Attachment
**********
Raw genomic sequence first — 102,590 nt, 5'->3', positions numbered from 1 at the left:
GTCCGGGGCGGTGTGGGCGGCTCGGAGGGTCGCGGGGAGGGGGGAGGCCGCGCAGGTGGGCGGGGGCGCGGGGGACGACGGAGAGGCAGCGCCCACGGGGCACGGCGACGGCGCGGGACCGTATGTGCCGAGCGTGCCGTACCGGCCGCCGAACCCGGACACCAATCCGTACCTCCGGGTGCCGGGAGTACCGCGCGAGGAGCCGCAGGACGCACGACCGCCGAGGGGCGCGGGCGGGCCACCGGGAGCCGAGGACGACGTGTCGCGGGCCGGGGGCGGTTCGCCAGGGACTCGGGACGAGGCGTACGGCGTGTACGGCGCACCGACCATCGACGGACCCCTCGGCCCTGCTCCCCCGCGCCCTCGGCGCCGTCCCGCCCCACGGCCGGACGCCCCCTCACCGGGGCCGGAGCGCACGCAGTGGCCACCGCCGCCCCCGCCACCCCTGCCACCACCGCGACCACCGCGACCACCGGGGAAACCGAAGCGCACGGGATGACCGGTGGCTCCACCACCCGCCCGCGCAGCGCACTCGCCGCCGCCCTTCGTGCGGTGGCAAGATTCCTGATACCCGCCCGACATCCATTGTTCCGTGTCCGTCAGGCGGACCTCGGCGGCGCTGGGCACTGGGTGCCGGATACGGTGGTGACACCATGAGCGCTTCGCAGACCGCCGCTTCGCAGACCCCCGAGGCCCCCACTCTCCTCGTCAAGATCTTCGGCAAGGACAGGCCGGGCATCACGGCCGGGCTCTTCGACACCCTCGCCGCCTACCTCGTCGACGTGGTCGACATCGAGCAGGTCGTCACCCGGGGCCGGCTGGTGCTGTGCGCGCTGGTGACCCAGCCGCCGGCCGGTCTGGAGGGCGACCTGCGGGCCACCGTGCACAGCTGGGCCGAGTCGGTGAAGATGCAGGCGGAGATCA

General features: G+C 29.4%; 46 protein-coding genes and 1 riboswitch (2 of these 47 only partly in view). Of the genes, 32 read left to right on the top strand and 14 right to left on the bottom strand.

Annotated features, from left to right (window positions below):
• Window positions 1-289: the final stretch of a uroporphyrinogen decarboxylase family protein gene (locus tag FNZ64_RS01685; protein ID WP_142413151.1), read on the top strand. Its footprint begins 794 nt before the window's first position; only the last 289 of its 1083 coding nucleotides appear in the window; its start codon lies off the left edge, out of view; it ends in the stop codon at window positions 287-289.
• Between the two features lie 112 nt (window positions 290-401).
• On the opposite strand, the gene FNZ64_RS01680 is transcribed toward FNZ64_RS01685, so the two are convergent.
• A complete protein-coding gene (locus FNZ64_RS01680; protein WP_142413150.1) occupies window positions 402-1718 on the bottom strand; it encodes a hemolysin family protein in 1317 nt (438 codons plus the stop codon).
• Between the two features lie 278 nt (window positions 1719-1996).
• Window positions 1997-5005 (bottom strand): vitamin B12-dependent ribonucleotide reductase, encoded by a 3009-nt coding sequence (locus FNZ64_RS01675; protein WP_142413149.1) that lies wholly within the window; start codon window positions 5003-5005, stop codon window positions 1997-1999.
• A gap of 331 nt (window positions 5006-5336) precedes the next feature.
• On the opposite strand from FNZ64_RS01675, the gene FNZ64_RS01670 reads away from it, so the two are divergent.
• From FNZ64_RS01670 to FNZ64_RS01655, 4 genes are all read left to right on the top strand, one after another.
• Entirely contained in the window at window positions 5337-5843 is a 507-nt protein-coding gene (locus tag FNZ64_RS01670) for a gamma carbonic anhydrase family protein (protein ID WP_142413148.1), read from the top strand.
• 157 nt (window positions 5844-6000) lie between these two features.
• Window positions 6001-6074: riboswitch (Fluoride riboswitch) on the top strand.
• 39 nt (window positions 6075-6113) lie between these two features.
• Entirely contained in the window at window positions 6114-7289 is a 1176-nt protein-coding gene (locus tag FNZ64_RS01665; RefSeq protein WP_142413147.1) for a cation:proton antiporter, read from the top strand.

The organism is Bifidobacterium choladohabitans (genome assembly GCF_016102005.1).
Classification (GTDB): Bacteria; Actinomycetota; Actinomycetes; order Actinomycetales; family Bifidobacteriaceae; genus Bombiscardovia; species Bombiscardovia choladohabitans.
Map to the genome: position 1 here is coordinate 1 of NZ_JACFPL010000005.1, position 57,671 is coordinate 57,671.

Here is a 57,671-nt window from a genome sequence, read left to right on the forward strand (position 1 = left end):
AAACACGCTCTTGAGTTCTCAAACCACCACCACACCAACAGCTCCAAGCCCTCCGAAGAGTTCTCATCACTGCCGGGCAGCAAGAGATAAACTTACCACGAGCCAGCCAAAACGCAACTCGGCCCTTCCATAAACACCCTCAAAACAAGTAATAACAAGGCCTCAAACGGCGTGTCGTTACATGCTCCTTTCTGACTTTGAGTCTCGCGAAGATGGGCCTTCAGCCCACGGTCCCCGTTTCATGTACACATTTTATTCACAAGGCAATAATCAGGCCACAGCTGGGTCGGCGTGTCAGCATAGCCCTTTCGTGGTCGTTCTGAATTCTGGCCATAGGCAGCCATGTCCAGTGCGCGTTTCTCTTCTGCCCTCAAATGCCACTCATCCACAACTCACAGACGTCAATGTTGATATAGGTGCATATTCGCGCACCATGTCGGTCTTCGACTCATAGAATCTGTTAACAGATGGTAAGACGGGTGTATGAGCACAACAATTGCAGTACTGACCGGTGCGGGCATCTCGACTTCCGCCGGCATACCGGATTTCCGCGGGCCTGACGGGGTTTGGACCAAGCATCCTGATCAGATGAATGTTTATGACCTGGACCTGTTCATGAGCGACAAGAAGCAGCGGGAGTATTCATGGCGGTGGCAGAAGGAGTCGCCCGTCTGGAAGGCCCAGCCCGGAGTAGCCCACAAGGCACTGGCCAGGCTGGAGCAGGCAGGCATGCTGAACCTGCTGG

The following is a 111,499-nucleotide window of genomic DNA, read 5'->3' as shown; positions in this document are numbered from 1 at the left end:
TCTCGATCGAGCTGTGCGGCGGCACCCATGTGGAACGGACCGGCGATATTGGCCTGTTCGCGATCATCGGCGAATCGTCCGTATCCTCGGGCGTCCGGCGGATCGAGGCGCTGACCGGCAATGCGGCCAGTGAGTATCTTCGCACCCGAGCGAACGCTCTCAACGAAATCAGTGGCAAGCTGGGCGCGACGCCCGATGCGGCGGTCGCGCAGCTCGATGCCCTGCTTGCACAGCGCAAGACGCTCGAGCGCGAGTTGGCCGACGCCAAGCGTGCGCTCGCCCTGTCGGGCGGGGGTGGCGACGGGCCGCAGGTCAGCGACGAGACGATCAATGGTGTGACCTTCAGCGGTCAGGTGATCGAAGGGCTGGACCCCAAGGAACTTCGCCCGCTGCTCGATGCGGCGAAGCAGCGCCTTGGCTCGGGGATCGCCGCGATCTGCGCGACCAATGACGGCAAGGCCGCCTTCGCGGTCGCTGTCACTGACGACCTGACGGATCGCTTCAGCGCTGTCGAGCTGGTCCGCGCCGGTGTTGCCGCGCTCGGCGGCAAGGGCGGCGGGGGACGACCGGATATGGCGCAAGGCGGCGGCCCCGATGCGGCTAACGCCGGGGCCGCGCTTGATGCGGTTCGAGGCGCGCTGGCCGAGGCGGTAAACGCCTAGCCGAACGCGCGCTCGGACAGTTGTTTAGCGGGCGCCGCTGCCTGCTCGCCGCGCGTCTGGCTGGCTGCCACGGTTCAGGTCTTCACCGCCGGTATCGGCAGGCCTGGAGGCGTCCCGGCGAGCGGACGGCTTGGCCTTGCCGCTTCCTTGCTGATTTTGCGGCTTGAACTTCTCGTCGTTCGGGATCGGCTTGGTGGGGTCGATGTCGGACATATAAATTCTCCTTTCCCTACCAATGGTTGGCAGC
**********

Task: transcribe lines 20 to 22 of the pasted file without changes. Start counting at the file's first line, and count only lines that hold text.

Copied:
Classification (GTDB): Bacteria; Actinomycetota; Actinomycetes; order Actinomycetales; family Bifidobacteriaceae; genus Bombiscardovia; species Bombiscardovia choladohabitans.
Map to the genome: position 1 here is coordinate 1 of NZ_JACFPL010000005.1, position 57,671 is coordinate 57,671.

Here is a 57,671-nt window from a genome sequence, read left to right on the forward strand (position 1 = left end):